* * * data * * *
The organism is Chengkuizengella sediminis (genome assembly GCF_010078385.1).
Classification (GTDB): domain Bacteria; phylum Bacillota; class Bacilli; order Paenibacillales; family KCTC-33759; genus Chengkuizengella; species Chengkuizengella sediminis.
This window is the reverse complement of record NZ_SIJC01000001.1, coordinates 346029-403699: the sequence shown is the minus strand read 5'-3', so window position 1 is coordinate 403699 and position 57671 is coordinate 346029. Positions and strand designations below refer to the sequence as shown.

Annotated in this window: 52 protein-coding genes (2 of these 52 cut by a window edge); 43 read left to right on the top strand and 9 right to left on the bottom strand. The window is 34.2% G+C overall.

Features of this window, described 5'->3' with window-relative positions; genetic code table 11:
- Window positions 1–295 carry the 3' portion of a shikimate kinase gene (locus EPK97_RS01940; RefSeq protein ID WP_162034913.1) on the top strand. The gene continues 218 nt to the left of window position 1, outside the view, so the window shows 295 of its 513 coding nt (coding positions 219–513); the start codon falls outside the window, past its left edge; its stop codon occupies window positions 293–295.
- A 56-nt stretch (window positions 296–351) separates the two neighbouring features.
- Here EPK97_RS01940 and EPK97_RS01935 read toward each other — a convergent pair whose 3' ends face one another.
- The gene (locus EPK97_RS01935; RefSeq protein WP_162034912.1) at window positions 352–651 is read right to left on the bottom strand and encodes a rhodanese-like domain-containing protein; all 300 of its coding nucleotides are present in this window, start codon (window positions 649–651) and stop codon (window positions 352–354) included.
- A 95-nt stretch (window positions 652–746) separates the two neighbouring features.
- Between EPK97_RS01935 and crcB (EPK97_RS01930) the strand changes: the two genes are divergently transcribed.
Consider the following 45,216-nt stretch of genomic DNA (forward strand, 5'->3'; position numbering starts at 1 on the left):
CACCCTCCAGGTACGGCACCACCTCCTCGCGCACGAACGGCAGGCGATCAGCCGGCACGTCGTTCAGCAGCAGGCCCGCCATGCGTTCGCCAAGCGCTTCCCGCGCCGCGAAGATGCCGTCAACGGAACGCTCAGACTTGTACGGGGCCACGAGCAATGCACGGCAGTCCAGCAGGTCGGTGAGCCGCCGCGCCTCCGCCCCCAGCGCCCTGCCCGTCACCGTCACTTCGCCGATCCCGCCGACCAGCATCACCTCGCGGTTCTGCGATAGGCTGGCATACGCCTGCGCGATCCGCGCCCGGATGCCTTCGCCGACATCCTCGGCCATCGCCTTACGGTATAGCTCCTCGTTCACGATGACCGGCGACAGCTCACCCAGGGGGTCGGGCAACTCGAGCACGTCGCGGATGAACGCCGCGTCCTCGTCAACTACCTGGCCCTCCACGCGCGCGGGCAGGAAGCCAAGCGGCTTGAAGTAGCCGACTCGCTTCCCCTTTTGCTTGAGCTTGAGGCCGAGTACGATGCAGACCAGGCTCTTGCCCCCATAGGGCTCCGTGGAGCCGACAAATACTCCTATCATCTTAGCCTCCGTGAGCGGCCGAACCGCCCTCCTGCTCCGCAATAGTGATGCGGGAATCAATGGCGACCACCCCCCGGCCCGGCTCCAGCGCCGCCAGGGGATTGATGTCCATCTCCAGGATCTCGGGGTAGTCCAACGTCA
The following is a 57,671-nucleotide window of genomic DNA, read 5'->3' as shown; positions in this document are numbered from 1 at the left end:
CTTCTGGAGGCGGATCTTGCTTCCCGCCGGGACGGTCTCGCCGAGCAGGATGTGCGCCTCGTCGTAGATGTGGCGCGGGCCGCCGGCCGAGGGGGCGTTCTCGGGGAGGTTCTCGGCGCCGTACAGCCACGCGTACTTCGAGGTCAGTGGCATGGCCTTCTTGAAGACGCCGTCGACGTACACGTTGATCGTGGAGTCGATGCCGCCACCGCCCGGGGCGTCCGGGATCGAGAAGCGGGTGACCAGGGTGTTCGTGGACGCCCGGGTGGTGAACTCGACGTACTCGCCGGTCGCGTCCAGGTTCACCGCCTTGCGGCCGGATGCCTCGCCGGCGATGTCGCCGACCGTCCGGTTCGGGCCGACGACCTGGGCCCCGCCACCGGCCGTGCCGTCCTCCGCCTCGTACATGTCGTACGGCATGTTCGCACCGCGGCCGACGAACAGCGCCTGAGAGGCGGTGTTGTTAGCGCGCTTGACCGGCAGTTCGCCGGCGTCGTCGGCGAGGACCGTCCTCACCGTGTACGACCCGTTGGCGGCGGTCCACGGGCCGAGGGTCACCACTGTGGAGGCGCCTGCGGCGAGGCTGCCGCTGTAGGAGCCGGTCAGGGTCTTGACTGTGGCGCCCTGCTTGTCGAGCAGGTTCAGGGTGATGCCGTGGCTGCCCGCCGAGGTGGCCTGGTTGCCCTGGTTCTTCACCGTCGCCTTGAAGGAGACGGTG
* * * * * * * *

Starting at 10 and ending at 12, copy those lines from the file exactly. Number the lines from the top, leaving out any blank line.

- A 95-nt stretch (window positions 652–746) separates the two neighbouring features.
- Between EPK97_RS01935 and crcB (EPK97_RS01930) the strand changes: the two genes are divergently transcribed.
Consider the following 45,216-nt stretch of genomic DNA (forward strand, 5'->3'; position numbering starts at 1 on the left):